In May 2018, Google introduced the responsive search ads (RSA) beta, a new ad format that caused quite a bit of buzz in the paid search world.
At Google’s Marketing Live keynote on July 10th, 2018, the tech giant announced that RSAs would roll out to all advertisers in later months.
Throughout the event, Google announced a number of initiatives, which focused heavily on machine learning and automation. Responsive search ads were no exception to this trend. A year after the RSA beta was released, they're a standard part of any comprehensive paid search strategy. Brush up on responsive search ads now.
What are responsive search ads?
In a nutshell, responsive search ads allow advertisers to create ads that adapt to show more text and more relevant ad copy to the searcher. But how?
More headlines: RSAs can have up to 15 (!) headlines, three of which will show in the ad.
An extra (and longer) description: The new ad format also allows advertisers to enter up to 4 descriptions, two of which can show. Moreover, RSA descriptions can be 90 characters compared to the 80-character expanded text ad (ETA) description.
Automated testing: Google’s algorithm will automatically test the different combinations of headlines and descriptions and learn which assets perform the best over time.
The benefits of responsive search ads are pretty clear. For starters, the new format increases ad text from 140 characters to 270. That’s over a 90% increase.
As a result, RSAs are sure to take up more real estate in the SERP. In fact, Google says they expect ad groups with responsive search ads to have a click uplift of 5 to 15%.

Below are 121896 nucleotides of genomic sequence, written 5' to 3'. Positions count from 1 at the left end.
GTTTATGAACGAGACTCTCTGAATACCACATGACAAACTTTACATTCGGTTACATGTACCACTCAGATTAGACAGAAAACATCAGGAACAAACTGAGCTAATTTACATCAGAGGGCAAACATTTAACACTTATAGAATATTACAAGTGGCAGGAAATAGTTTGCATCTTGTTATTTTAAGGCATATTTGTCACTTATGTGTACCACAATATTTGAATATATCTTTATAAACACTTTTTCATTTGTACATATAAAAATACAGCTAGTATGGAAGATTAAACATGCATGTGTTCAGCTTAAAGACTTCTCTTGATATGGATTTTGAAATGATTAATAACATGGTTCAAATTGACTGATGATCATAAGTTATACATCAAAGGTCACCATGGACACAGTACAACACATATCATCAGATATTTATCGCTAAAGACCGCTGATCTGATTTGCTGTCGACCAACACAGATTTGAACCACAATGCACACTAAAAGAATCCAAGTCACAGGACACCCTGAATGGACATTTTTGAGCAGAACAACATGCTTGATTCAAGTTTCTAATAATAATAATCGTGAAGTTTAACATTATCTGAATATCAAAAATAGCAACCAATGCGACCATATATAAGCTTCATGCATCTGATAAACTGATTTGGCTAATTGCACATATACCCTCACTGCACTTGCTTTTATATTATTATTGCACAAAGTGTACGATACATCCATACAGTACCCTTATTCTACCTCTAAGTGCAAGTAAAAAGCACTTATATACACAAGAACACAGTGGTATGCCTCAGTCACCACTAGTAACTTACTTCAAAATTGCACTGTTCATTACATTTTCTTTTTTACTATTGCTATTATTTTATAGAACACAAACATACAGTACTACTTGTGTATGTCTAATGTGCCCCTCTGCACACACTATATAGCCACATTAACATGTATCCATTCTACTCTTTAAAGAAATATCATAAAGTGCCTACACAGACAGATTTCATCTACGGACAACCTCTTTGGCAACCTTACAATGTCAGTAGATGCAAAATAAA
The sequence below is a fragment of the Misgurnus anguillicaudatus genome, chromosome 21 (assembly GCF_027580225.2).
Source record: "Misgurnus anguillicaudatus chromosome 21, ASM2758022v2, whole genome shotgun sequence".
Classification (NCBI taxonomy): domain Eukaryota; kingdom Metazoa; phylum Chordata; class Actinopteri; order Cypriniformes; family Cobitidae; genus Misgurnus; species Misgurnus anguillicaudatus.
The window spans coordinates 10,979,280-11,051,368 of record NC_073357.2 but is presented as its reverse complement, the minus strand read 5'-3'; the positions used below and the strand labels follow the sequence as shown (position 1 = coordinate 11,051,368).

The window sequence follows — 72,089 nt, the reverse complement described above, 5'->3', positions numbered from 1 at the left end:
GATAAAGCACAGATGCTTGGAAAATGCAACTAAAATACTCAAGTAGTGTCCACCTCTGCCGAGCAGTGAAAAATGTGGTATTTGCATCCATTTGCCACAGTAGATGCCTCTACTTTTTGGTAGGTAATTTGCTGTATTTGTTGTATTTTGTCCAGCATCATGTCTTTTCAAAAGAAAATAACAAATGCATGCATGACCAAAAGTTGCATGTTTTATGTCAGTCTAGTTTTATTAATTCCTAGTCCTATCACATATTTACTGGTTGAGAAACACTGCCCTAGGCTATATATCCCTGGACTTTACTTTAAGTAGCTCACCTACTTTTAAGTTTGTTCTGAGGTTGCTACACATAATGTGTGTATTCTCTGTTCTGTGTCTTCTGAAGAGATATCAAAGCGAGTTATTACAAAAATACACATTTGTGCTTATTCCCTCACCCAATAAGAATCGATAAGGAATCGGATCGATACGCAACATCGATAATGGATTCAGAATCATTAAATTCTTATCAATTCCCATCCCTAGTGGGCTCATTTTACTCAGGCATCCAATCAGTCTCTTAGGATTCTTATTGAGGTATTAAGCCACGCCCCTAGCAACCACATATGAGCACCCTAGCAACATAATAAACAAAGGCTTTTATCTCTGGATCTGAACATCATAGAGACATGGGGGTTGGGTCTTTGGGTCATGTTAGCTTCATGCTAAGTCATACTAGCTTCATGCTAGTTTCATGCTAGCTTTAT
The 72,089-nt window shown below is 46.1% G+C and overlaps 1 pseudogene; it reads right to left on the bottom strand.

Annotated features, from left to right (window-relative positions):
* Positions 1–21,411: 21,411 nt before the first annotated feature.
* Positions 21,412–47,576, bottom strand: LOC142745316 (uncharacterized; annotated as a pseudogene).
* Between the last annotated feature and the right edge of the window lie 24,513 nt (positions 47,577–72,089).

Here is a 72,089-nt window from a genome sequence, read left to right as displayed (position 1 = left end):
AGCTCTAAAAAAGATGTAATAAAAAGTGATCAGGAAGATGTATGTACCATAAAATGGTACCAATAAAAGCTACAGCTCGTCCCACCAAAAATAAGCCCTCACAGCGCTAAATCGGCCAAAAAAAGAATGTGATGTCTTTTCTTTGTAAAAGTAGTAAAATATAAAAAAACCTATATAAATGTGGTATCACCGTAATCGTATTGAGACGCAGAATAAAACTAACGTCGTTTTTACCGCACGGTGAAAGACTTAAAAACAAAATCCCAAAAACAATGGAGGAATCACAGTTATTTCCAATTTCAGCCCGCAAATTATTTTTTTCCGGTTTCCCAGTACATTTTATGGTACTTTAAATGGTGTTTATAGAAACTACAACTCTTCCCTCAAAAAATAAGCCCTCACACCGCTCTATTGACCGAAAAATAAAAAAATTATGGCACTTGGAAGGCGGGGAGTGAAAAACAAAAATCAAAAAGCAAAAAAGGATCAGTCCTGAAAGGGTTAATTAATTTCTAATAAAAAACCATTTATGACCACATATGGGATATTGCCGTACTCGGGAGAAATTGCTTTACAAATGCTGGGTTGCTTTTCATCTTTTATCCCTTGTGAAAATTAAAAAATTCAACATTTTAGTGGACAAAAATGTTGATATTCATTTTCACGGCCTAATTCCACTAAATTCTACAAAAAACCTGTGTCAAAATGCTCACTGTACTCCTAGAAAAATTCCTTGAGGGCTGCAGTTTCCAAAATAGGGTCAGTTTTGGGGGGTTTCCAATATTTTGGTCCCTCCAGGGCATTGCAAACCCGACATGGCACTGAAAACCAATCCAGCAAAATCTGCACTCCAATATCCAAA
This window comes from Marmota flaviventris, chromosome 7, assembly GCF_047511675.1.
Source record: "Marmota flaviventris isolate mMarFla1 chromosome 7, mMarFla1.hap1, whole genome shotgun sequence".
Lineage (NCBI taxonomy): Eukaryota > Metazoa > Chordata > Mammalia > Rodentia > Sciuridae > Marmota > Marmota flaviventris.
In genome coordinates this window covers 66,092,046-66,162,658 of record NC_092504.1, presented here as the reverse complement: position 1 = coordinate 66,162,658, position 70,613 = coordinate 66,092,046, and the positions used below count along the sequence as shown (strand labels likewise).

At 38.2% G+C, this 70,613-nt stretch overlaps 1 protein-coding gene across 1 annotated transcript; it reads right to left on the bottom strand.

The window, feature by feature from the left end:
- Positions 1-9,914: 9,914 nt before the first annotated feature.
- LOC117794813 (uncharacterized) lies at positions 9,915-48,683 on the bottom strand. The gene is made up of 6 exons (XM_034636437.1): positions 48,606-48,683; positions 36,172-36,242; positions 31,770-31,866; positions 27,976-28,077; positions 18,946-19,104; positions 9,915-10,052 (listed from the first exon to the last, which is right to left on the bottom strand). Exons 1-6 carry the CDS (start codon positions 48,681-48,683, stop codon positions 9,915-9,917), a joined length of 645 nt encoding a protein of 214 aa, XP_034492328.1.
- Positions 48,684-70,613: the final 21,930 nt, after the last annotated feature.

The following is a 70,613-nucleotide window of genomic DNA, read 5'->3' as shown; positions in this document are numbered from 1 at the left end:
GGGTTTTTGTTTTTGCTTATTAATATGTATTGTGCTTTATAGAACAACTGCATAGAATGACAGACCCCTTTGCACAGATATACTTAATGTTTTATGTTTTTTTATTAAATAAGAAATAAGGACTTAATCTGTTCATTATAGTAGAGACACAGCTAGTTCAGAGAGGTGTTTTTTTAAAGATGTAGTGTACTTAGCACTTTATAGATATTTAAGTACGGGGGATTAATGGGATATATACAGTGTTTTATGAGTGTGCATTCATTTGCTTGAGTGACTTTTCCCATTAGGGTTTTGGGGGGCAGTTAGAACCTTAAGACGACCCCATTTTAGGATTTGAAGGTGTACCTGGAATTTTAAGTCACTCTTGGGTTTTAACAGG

On top of this, the new ad format automates ad testing by determining which headlines and descriptions yield the best results. Advertisers simply enter multiple unique headlines and description—Google will take care of the rest.
How are RSAs performing?
Great, so RSAs allow for more ad copy and automated testing. But how are they actually performing?
From the start, we’ve seen significant improvements. For one particular client, after one month of testing, click-through rate (CTR) had increased by more than 68% compared to the old expanded text ad format.
Moreover, we also saw a significant dip in average cost per click (CPC), which decreased our overall cost per lead.
We’ve expanded responsive search ads to other campaigns and ad groups and have seen similar improvements in performance.
Still, you should try running ETAs alongside RSAs. In the test above, we’ve seen that Google Ads tends to favor expanded text ads 80/20 in terms of impressions.
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